XMLHTTP is a set of API's that allows us to send and retrieve data to and from a remote web server using its underlying HTTP protocols and methods. In this article, Mitchell provides us with a basic introduction to the XMLHTTP library, with some examples to get you started.
The Power of the XMLHTTP Library - The XMLHTTP document headers (Page 4 of 5 )
Along with your response from the remote server, the XMLHTTP library also returns a number of HTTP headers. These headers can be accessed using the GetAllResponseHeaders method of the XMLHTTP library, as shown below:
This would cause our XMLHTTP object to send all of its headers directly to the browser. On my Windows 2000 server, the headers looked like this:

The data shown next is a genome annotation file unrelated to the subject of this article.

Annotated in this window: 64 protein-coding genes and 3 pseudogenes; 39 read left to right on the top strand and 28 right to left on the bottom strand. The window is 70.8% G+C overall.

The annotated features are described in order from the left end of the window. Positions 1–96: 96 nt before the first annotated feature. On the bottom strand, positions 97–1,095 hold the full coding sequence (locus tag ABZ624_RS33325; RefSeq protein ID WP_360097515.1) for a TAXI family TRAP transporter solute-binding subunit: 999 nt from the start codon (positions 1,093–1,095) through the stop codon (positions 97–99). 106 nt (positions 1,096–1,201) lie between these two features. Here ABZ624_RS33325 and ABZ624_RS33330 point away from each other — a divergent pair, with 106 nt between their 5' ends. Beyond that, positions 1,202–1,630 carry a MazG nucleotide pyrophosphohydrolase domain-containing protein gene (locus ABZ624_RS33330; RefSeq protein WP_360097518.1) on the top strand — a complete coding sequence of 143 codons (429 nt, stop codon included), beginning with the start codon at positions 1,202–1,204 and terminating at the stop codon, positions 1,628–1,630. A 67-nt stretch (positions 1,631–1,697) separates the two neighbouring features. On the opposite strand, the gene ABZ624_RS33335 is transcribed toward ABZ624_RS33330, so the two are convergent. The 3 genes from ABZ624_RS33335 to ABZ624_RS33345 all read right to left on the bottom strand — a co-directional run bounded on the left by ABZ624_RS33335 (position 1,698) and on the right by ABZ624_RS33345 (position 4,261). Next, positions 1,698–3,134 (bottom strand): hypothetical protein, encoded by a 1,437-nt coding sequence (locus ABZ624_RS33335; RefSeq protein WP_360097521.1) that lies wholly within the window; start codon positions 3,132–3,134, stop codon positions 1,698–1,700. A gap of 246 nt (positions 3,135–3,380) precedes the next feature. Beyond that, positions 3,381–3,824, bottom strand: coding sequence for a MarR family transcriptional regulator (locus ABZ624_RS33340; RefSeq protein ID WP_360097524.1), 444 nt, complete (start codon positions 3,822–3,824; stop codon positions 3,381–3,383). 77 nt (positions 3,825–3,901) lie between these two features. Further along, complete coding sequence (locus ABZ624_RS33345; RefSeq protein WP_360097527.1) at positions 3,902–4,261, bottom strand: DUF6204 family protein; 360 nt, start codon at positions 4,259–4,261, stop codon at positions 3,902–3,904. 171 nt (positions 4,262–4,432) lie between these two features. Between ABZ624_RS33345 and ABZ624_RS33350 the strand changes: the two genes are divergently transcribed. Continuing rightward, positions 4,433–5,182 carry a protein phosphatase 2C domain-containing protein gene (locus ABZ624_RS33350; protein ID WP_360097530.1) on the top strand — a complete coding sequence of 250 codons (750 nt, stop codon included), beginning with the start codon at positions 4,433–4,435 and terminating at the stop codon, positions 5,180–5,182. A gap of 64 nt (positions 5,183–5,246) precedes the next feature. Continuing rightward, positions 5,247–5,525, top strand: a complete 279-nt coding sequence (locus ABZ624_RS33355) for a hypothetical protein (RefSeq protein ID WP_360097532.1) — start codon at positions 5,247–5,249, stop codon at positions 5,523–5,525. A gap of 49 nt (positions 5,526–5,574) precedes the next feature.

Date: Tue, 18 Dec 2001 00:06:04 GMT
These headers can come in handy if you’re trying to debug a problem with the remote servers response to your XMLHTTP request. The Content-Length variable contains the number of characters returned from the request. Keep in mind though, that even if you request a non-existent document, the Content-Length variable will still contain the length of the error message generated by the remote web server.
If we want to get the details of each individual header variable, we can use the GetResponseHeader method. To retrieve the Content-Length, we would use it like this:
Remember that you can also use the Response.AddHeader method to add your own headers to the servers’ response. These could come in handy if you’re trying to debug database connections on the remote server, for example.